How to Give Expert Advice (Even if You’re Not an Expert) 

In the interest of adhering to Google’s strict E-A-T guidelines, there are four key things that you can do to create high E-A-T content. We’ll share these with you in just a moment, but first, here’s how Google defines high E-A-T content in its Search Quality Evaluator Guidelines

“High E-A-T medical advice should be written or produced by people or organizations with appropriate medical expertise or accreditation. High E-A-T medical advice or information should be written or produced in a professional style and should be edited, reviewed, and updated on a regular basis.” 

To fulfill the criteria of high E-A-T advice, we suggest you do the following: 

  • Provide a disclaimer — If your health blog takes the format of a personal blog, it’s important to provide a bold disclaimer stating that you are not an expert. This lets the reader know up front that they are reading and reviewing a personal experience, rather than receiving legitimate advice. This isn’t an example of providing high E-A-T content, but it makes it clear to both the internet user and to Google that providing expert content isn’t your goal. 

A disclaimer may also be used in sponsored content on any type of website — if a content piece is sponsored (whether by a medical expert or another source) it could be biased. In some cases, providing a sponsored content disclaimer might be mandatory

  • Link to authoritative sources to back up opinions and advice — If you’re making a bold claim within a text, you must back this using an expert source. How can you tell if something is an expert source? The content piece will most likely have a disclaimer and a professional author bio that makes it clear who has written the article and what credentials they hold. The website itself will also have plenty of trust signals, including awards, affiliations, and policy pages. 

This tactic doesn’t necessarily mean that you’re producing a piece of high E-A-T content, but at the very least, it does ensure that you’re not plaguing the internet with false information. Google will see this type of page content as useful to users as you are taking the time to direct visitors to relevant pages.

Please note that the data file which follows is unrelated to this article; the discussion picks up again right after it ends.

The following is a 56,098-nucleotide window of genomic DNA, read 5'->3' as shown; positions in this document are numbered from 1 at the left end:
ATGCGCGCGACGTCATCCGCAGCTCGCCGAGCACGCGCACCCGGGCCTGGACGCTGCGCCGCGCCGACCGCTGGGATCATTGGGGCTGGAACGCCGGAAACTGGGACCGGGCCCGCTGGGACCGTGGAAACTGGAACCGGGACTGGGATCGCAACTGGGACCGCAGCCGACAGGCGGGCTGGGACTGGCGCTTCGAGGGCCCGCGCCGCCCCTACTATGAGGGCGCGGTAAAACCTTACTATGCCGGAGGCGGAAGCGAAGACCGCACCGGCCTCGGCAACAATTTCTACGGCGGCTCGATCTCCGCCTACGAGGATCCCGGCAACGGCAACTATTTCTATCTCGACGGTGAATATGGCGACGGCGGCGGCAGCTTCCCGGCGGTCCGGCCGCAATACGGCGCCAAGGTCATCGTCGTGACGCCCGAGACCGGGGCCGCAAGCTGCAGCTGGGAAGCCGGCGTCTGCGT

• Hire a medical writer — Perhaps the only way to truly create a piece of high E-A-T content and secure a chance for a featured snippet — the answer box that appears at the very top of a search results page — for a competitive health phrase (or generally recover your blog from the depths of Google) is to hire a medical content writer

This way, you’re not fooling anybody: the advice you’re providing your users is from a genuine expert who has solid experience in diagnosis or a particular medical field. Most medical writers also have accreditation, such as a Ph.D. This type of content will be perceived as trustworthy both by Google and the person in search of it. 

  • Refocus your content — If you’ve read this article thinking, “I didn’t realize how serious medical content was,” it might be time to refocus your content. If you’re trying to sell a medical device with little knowledge, you should perhaps rethink your marketing angle — or you could find it difficult to rank for terms people are using when they are actually looking to buy what you’re selling. 

While plenty of time has passed since the Medic update, the search engine’s broad core updates won’t stop happening — June’s 2019 update has already proven that the search engine’s focus on E-A-T content is ongoing, and if anything, it’s going to become vital for webmasters who want their website to sit towards the top of the search results. If you fail to create content for your website that is expert, authoritative, and trustworthy, your traffic is likely to plummet — the world’s most popular search engine will catch up with you, eventually.


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One thought on “What Google’s Medic Update Means for Your Website Content

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    I wonder if this would apply when people search the term “circumcision.” When searched, things like Mayo Clinic and WebMD pop up near the top. These sources are extremely lacking when it comes to providing complete, non-biased and fair information. I’m going to pass this article around to organizations that I believe provide better information to see if there’s something they can do with their articles to improve rankings. In the meantime, I would love any responses to this comment with suggestions and thoughts.